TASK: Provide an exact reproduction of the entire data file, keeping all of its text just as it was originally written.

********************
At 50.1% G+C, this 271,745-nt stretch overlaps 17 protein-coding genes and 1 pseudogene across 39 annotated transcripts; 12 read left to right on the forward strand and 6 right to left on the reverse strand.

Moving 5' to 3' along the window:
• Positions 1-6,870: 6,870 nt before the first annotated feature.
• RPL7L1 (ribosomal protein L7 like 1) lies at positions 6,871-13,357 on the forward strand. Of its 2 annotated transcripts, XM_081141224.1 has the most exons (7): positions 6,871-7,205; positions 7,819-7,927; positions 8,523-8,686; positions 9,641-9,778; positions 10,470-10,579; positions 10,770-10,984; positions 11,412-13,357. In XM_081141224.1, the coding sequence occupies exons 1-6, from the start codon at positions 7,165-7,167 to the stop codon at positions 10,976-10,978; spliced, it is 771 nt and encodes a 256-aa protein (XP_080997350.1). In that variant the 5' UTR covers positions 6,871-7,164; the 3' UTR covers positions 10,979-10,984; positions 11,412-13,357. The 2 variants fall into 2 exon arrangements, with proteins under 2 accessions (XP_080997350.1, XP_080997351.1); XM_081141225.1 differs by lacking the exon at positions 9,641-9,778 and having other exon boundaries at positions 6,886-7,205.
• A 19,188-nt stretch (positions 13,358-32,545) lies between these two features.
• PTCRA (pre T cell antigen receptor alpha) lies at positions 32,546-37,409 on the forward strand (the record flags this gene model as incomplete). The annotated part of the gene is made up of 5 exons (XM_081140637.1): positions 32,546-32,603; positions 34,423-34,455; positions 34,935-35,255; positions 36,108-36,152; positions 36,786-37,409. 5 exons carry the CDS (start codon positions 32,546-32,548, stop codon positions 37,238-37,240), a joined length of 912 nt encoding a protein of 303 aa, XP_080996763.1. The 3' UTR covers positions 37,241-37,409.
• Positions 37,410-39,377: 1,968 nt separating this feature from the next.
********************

At 50.1% G+C, this 271,745-nt stretch overlaps 17 protein-coding genes and 1 pseudogene across 39 annotated transcripts; 12 read left to right on the forward strand and 6 right to left on the reverse strand.

Moving 5' to 3' along the window:
• Positions 1-6,870: 6,870 nt before the first annotated feature.
• RPL7L1 (ribosomal protein L7 like 1) lies at positions 6,871-13,357 on the forward strand. Of its 2 annotated transcripts, XM_081141224.1 has the most exons (7): positions 6,871-7,205; positions 7,819-7,927; positions 8,523-8,686; positions 9,641-9,778; positions 10,470-10,579; positions 10,770-10,984; positions 11,412-13,357. In XM_081141224.1, the coding sequence occupies exons 1-6, from the start codon at positions 7,165-7,167 to the stop codon at positions 10,976-10,978; spliced, it is 771 nt and encodes a 256-aa protein (XP_080997350.1). In that variant the 5' UTR covers positions 6,871-7,164; the 3' UTR covers positions 10,979-10,984; positions 11,412-13,357. The 2 variants fall into 2 exon arrangements, with proteins under 2 accessions (XP_080997350.1, XP_080997351.1); XM_081141225.1 differs by lacking the exon at positions 9,641-9,778 and having other exon boundaries at positions 6,886-7,205.
• A 19,188-nt stretch (positions 13,358-32,545) lies between these two features.
• PTCRA (pre T cell antigen receptor alpha) lies at positions 32,546-37,409 on the forward strand (the record flags this gene model as incomplete). The annotated part of the gene is made up of 5 exons (XM_081140637.1): positions 32,546-32,603; positions 34,423-34,455; positions 34,935-35,255; positions 36,108-36,152; positions 36,786-37,409. 5 exons carry the CDS (start codon positions 32,546-32,548, stop codon positions 37,238-37,240), a joined length of 912 nt encoding a protein of 303 aa, XP_080996763.1. The 3' UTR covers positions 37,241-37,409.
• Positions 37,410-39,377: 1,968 nt separating this feature from the next.